The new Bauhaus Museum in Weimar opened in April 2019 to coincide with the hundredth anniversary of the founding of the Staatliches Bauhaus. It charts the first phase (1919–25) of the most important design and art school of the twentieth century, showcasing the treasures of the oldest Bauhaus collection in the world. The museum ties the story of the Bauhaus to the historical and urban context of the Weimar Republic and National Socialism. The space is designed by Heike Hanada, winner of the 2012 architectural design competition, working in collaboration with Benedict Tonon, and becomes the latest museum of the Classical Weimar Foundation (Klassik Stifung Weimar).
There has been a Bauhaus Museum in Weimar since May 1995 when it was located in the former Kunsthalle at Theaterplatz, but in the long run that offered too little space. In the search for a suitable location for the new building, the choice fell on a site near the Weimarhallenpark, directly opposite the former Nazi-era Gauforum and next to the Neues Museum Weimar, which specializes in early modernist art and thus ideally complements the Bauhaus Museum.
The historically sensitive location of the new museum offers a unique opportunity to develop a “Weimar Modernist Quarter” between Goetheplatz, Nordvorstadt, and the area around the train station. There, three contemporary layers of modernism in Weimar meet: the trio of the park, cultural, and sports’ area to the west of the new museum stand as a project of the Weimar Republic, the Gauforum a legacy of the National Socialist state, and the student dormitory known as Langer Jakob (Tall Jakob) represents the urban planning of the GDR. The new museum weaves these layers into a common narrative provoking fruitful discussions.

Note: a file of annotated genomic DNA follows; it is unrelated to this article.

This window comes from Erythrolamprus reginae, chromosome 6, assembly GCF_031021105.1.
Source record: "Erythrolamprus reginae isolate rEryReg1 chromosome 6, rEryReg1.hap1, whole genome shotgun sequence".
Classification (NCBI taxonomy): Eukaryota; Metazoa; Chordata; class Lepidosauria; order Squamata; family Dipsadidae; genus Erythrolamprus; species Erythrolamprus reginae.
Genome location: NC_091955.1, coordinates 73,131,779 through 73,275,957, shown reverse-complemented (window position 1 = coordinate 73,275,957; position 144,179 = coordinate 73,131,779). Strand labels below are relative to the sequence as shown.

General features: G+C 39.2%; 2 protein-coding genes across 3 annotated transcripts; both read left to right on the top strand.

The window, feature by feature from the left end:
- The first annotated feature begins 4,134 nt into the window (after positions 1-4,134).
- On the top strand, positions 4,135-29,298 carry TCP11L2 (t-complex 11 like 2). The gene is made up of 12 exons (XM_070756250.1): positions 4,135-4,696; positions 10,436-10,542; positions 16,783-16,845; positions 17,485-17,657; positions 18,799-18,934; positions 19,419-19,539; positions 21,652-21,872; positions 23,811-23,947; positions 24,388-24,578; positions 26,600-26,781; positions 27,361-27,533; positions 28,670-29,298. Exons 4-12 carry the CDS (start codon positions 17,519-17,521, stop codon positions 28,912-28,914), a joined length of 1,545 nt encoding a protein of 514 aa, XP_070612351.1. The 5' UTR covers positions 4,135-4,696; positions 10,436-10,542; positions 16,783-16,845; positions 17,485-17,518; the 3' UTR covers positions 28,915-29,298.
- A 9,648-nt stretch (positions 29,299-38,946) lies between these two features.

A minimalist cube, the Bauhaus Museum Weimar transforms Gropius’s basic idea of geometrically clear and unfussy architecture into a contemporary form. The monolithic concrete slabs are structured by twenty-four bands of LEDs: they give the building an even, horizontal rhythm, and when night falls and the LED bands begin to glow, a certain magic. From outside, one can barely guess that the façades conceal five levels that transition into open spaces two-stories tall.
Visitors begin their tour in a spacious foyer, which is accessed by the main entrance on the city side and also via a large terrace on the lower story (which connects to the lower-lying Weimarhallenpark). This entrance hall is the starting point for all routes through the museum. Cascading stairs in a cleverly-designed coordinate system provide orientation; horizontal and diagonal lines of sight through the open space direct attention to the individual functional areas. The exhibition spaces, which are lit in the conventional manner exclusively by artificial light, feature floors and walls covered with lime slurry, whose style and haptics conform to the outer shell of the new building. The exhibition design offers deliberate contrasts with metal, glass, and textile materials. [OH]
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Book: Bauhaus 100 Sites of Modernism
Extraordinary sites associated with the Bauhaus and modernism can be found throughout Germany—pioneering architecture that has enduringly shaped our understanding of life and work, learning and living. This travel guide brings the historical and architectural traces of over 100 examples of Neues Bauen building to life, making tangible the impact of the historical Bauhaus beyond the school, its sites and its time.
Located at the founding place of the Weimar State Bauhaus, the museum will evoke the early Weimar phase of the most important school of art and design of the 20th century. The exhibition is centered around the oldest collection of Bauhaus objects worldwide and combines the history of the Bauhaus with questions of current and future ways of living together.